2022: Books

I read more in 2022 than I have in recent years. I was a voracious reader in my teens and early twenties but tech got its hooks into me over the years and reading books just fell by the wayside. I’ve been working on changing this and for 2023, I plan to read even more.

I’m not what you’d call a fast reader. My rate is a little more than a book a month; a “book” being +/- 400 pages. I have a habit where I will re-read sentences or paragraphs that I find particularly excellent. I also spent too much time on my damn phone and not enough time with my nose buried in books.

So without further ado…

The Storyteller – Dave Grohl (7/10)
Decent read even though I (and everyone else) knew most of the stories in advance.

Maltese FalconDashiell Hammett (5/10)
This has been sitting in one of our bookshelves since I can remember. I decided to give it a read and… Eh, it was ok. A pretty good snapshot of a period in time however, it meandered and didn’t really go anywhere by the end.

Girl on The Train – Paula Hawkins (7/10) *
Well written. Twist was good and not overly obvious.

The Sisters Brothers – Patrick deWitt  (10/10) *
This was surprisingly excellent. I’m not big on westerns (ask me what I think of Lonesome Dove sometime), but this book stands out as one of the best I read this year. Highly Recommended.

Greenwood – Michael Christie (10/10) *
Excellent. I had low expectations as the description made it out to be hippy dippy, which it absolutely was but not in the way you’d think. Highly Recommended.

Room – Emma Donoghue (6/10) *
I was really, really into this book … until the escape. I mean, I wanted them to escape but considering all the work the captor did to control her and ensure that she and the boy would never escape, I was honestly surprised he fell for it. It was very paper thin. This took me right out of the whole story making the rest of the book not hit as hard as it could have.

Can I Say – Travis Barker (5/10)
I don’t like Blink-182, but Barkers drumming made that band what it is. He plays drums lots. Likes Cadillac lots. Drug abuse. Survived a horrific crash. Run of the mill rock bio.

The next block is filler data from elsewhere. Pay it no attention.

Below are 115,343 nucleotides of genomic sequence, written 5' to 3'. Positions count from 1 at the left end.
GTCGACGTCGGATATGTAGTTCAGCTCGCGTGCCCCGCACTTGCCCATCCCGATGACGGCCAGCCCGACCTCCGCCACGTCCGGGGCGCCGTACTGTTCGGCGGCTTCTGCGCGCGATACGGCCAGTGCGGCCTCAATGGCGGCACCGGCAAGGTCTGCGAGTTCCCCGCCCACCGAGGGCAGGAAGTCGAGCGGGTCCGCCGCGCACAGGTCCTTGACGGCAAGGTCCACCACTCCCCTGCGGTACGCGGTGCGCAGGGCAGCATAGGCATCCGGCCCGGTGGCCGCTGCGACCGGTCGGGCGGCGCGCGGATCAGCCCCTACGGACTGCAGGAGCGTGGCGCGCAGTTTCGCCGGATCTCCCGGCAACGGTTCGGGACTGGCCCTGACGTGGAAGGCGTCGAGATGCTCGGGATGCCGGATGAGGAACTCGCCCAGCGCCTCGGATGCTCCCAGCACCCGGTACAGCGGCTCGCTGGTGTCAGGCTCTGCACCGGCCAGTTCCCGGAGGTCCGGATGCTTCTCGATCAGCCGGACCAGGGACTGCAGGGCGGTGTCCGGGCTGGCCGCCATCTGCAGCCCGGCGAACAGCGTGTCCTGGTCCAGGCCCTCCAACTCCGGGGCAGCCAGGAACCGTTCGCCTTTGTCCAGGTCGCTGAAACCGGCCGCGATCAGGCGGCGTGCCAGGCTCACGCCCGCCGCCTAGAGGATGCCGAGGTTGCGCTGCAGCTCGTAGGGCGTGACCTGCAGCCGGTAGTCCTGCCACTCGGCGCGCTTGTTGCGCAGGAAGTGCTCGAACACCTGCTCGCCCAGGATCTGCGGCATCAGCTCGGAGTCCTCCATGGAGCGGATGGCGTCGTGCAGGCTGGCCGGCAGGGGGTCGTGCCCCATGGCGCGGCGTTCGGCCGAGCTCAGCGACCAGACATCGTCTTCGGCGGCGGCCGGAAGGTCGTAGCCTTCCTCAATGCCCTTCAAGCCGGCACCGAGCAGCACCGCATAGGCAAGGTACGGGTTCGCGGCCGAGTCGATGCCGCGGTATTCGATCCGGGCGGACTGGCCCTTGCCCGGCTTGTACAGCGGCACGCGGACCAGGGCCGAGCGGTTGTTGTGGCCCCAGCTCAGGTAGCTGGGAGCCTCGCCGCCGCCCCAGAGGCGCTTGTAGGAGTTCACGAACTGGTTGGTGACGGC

Sing Backwards and Weep – Mark Lanegan (4/10)
While the book contains some good insights into what it’s like being in a 90’s Seattle band that didn’t get really big, I found it a slog because Mark Lanegan is an insufferable, egotistical piece of shit. I really don’t understand why everyone holds him up as a genius. His music and lyrics aren’t all that great and he’s a complete asshole.

The Only Girl: My Life and Times on the Masthead of Rolling Stone – Robin Green (6/10)
I thought there would be way more about her time at Rolling Stone but it’s not. Don’t get me wrong, it was a good read, it just didn’t cover a lot of her career at RS considering it’s literally the title of the book.

Infinite Detail – Tim Maughan (4/10)
Great idea. Ho-hum story. I don’t know what else to say about this one.

The Institute – Stephen King  (7/10)
Typical King; good story, fun easy read. I like Stephen King as I know I any book of his is usually a good read and this is one of the better of his more recent ones.

The Way Home – Mark Boyle  (10/10)
Well written, fantastic read about someone who has gone pretty much completely off grid. If you haven’t head of Mark Boyle, look him up. He’s an interesting person with an interesting outlook on life and how he fits into it. Highly Recommended.

Corporate Rock Sucks: The Rise and Fall of SST Records – Jim Ruland (5/10)
Some ok, yet rehashed history of SST Records can be found here if you could be bothered to wade through unnecessary, super fanboyish reviews of records that no one cares about from bands that no one remembers which all read like Patrick Bateman talking about Huey Lewis and the News. This would have been a better book if the author had just stuck to the story of SST and cut out the incessant navel-gazing.

Cloud Atlas – David Mitchell (10/10)
My favorite movie of all time. Decided to give the book a go and it did not disappoint. Highly Recommended.

Bringing Out The Dead – Joe Connelly (4/10)
Another title that’s been hanging around in our bookshelf for a long time. I know Scorsese made a movie based in it so why not? It has some good bits and it’s well written, but… I like dark stories without happy endings, this one didn’t really have anything to say and started to meander about two thirds of the way through to the point of eye rolling. Don’t think I’ll be watching the movie any time soon.

Find Her – Lisa Gardner (5/10)
Back and forth between a really well done psychological trauma backstory and a somewhat lame, paint by numbers detective/revenge plot. The payoff is just dropped on your lap, however it’s written like you’re not supposed to notice until the BIG REVEAL a few chapters later.

* A local, second hand book store does a yearly “Book Advent Calendar” where they have tables and tables of bags marked like “Popular Thriller” or “Science Fiction” etc and each  contains 24 pre-wrapped books. Our family has been doing it for a couple of years now; it’s a good way to reuse/recycle and much more fun than the standard off the shelf garbage Advent Calendars you get at box stores.